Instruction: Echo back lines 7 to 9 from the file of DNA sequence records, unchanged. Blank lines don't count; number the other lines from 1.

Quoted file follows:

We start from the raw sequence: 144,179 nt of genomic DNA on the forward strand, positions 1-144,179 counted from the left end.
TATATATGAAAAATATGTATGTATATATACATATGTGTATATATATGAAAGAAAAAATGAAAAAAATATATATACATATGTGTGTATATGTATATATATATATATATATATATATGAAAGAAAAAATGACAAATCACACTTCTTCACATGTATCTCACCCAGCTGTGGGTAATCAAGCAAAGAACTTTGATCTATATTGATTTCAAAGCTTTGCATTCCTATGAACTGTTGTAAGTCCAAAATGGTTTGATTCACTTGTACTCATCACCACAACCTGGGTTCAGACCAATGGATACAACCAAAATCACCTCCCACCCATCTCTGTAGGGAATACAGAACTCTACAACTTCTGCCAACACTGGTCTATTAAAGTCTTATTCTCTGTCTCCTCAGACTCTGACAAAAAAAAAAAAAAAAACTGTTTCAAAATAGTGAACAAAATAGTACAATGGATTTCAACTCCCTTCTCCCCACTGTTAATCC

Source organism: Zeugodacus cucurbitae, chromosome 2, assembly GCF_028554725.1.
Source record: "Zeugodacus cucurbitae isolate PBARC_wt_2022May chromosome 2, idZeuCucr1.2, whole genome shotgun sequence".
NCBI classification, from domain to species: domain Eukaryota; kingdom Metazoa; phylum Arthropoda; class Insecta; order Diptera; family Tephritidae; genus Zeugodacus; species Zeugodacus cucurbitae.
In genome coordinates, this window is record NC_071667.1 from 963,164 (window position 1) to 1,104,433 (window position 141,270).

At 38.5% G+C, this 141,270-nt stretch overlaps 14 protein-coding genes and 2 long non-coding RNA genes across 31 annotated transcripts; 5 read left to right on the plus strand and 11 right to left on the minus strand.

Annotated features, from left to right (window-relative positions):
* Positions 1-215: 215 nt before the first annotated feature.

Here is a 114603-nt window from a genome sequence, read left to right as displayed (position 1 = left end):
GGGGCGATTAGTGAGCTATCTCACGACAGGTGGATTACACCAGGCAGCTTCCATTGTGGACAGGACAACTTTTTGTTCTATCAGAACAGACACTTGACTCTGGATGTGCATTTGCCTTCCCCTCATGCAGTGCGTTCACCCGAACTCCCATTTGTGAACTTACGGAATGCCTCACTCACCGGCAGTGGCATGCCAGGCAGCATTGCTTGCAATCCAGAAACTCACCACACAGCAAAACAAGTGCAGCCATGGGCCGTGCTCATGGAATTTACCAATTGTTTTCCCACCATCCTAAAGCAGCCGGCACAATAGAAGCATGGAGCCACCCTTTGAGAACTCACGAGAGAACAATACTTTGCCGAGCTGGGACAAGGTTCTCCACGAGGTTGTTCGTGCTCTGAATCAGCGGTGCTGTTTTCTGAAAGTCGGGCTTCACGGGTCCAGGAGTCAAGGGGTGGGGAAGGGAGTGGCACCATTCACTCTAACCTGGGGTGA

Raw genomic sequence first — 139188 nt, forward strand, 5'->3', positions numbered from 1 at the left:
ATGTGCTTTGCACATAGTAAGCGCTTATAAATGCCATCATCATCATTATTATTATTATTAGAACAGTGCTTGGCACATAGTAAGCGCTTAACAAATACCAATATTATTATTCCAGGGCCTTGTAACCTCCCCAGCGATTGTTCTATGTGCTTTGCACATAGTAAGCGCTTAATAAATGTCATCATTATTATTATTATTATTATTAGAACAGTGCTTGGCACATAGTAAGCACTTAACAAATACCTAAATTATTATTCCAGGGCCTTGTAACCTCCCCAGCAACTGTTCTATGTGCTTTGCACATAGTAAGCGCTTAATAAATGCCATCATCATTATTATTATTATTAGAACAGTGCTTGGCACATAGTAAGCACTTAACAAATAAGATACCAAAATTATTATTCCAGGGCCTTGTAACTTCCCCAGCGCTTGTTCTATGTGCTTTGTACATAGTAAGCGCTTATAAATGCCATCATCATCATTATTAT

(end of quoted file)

At 38.5% G+C, this 141,270-nt stretch overlaps 14 protein-coding genes and 2 long non-coding RNA genes across 31 annotated transcripts; 5 read left to right on the plus strand and 11 right to left on the minus strand.

Annotated features, from left to right (window-relative positions):
* Positions 1-215: 215 nt before the first annotated feature.